🍨 The Inside Scoop — Tania Udomsri🇹🇭
Get to know your mentors: Tania Udomsri
Welcome to ADPList’s mentor interview series 🎉
My hope is that these interviews will serve as a useful resource for mentees who are looking and getting to know their mentors on our platform 💬
- The amazing design mentor: Tania Udomsri
- Favorite Emoji: 😆
- Pet Lover: My dog — Ringo
- Current favorite song: Ed Sheeran — Photograph
- Currently binge-watching: Series: (Goblin) Guardian: The Lonely and Great God
- Current favorite movie(s): Fear street trilogy
👋 Hi Tania, can you share a little bit about yourself?
My name is Tania. I’m currently a senior design technologies at Amazon. So these are technologies that might be new for someone but some other company calls it UX engineer as well and I have a very diverse background. My undergrad was in Chemical engineering and I have two master’s degrees, one in industrial engineering and another one in computer science. Before joining Amazon my first job was as a web development engineer at a small agency in Australia.
2: Tell me something that would never come up in conversation.
I’m a big fan of horror movies and I love playing horror games. However, some games are too scary and I don’t have the guts to play some of the scary games by myself. So I spend time watching other people like streamers on YouTube rather than playing games by myself.
3: What was the pandemic hobby that you picked up?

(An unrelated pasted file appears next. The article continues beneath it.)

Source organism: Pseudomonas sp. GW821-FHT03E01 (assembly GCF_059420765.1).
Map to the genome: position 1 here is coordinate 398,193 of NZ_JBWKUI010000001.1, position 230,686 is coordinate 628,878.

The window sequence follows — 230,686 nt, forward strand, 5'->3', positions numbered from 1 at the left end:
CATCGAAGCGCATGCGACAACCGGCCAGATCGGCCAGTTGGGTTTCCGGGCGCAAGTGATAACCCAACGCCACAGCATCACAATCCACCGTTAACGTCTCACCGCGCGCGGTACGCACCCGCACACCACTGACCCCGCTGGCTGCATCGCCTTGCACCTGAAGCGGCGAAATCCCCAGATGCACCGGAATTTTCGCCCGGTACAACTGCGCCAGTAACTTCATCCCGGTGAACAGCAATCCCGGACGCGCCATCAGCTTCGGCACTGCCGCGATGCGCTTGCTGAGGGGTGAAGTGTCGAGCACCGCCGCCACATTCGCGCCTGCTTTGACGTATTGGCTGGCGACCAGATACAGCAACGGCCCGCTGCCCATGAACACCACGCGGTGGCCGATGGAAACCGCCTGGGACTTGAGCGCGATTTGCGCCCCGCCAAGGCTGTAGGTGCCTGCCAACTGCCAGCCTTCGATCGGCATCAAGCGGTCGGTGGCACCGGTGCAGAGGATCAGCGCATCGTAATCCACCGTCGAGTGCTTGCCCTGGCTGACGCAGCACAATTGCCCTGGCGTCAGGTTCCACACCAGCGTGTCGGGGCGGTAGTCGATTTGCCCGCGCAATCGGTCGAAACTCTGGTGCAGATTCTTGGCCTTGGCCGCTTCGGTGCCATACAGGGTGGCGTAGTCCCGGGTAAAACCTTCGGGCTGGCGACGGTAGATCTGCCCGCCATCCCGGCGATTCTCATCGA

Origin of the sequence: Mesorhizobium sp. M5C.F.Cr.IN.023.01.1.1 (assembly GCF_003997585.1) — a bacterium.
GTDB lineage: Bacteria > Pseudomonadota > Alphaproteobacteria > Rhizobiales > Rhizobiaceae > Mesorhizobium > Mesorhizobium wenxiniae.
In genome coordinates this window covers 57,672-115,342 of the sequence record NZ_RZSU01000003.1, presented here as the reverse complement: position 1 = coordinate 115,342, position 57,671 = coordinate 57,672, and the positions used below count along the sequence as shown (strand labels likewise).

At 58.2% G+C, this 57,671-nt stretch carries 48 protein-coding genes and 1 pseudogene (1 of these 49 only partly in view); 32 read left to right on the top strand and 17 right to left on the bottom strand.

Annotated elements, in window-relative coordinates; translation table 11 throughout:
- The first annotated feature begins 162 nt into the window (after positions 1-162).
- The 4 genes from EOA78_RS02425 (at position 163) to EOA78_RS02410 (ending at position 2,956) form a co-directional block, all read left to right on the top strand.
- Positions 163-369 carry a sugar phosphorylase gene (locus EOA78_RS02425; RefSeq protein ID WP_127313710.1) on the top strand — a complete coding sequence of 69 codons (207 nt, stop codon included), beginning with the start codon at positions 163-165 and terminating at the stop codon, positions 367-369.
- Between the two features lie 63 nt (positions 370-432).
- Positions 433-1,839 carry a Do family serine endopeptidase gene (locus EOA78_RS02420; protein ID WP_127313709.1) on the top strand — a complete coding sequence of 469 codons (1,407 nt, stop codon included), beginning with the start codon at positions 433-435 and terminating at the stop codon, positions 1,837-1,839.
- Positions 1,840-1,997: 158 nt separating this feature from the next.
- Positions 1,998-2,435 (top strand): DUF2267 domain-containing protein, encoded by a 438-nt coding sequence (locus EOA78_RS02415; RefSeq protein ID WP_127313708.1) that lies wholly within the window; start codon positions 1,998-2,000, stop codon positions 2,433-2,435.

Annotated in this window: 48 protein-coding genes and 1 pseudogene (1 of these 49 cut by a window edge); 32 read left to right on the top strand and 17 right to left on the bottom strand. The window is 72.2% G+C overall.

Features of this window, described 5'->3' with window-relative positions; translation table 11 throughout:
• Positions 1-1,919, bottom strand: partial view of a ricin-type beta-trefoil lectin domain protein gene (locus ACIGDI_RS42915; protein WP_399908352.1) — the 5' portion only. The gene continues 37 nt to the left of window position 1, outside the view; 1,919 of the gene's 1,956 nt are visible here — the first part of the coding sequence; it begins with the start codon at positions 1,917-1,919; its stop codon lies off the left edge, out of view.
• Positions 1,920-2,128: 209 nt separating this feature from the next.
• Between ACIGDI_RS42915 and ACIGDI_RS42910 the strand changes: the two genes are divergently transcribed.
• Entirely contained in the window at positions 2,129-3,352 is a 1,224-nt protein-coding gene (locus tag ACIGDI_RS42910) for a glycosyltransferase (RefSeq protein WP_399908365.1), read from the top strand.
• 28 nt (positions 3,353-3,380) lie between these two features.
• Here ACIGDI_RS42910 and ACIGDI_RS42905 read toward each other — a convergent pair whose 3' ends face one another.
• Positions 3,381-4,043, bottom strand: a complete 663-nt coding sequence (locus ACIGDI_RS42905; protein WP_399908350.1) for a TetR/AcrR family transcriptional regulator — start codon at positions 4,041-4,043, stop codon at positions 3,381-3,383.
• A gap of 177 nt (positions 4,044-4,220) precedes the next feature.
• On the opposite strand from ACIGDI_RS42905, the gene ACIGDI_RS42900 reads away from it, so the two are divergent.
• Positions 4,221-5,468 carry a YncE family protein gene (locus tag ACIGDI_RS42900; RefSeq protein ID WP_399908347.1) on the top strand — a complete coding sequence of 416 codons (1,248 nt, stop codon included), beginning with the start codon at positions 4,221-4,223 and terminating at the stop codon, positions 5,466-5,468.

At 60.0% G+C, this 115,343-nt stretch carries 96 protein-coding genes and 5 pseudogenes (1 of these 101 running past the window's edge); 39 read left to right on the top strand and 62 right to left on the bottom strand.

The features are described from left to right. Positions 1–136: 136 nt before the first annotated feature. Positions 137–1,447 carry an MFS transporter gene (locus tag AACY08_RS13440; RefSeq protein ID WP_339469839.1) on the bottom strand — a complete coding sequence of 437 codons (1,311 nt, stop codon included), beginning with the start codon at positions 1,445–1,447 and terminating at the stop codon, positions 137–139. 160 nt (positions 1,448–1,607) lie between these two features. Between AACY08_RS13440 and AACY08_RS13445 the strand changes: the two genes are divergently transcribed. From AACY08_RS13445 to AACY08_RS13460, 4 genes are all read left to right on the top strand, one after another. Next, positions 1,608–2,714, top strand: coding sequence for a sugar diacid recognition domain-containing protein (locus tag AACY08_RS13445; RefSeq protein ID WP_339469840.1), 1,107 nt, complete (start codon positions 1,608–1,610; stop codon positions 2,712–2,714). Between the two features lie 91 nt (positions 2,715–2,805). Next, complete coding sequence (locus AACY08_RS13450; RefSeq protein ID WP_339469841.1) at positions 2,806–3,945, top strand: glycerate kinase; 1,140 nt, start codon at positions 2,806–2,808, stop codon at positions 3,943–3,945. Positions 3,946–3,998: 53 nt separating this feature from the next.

I always love to do outdoor activities, especially hiking and because of the pandemic not much I could do, I’ve been hiking much more than usual. I got to spend more time with Ringo, my 6 years old Corgi as well. I took all the places I could. Rain, shine, or snow never bothered him.
4: What kind of impact are you making in the world using your design skills?
My passion is to make everyone’s life easier using technology. For example, this is the reason that I have joined the Alexa team at Amazon, so people can use technology and also help their life easier by using their voice.
One example is, when they wake up, they just say, Alexa, good morning, and then Alexa will do everything for you. Like turning off the heaters, opening the blinds, making coffee, etc.
5: What kind of mentorship do you wish to provide and why?
I wish to provide a long-term relationship with mentees. So I could see them through all the steps of their process. Like becoming a UX designer and growing into their careers. And yeah, I love seeing people going from students getting their first job and then growing to the next step in their career.
6: Tell me about a time when you didn’t know if you would make it and how you overcame it.
I think it is back to the time when I was doing my master’s degree in computer science in Australia. So I took a computer science master’s degree without any computer science background because my background was in other engineering.
I needed to work harder than others in terms of studying and also I had to work overtime as well. My family can only support me for the student fee so I need to do part-time jobs so I can find my cost of living.
I think looking back at that time. I remember having two or three coffees a day and Red Bull is my best friend. I only have like a few hours of sleeping and I never go out to hang out with my friends. I needed to work during the day and then study at night. And yeah, I’m so proud of myself, looking back at that time.
7: What are the three most common questions you get as a mentor, and how do you usually answer them?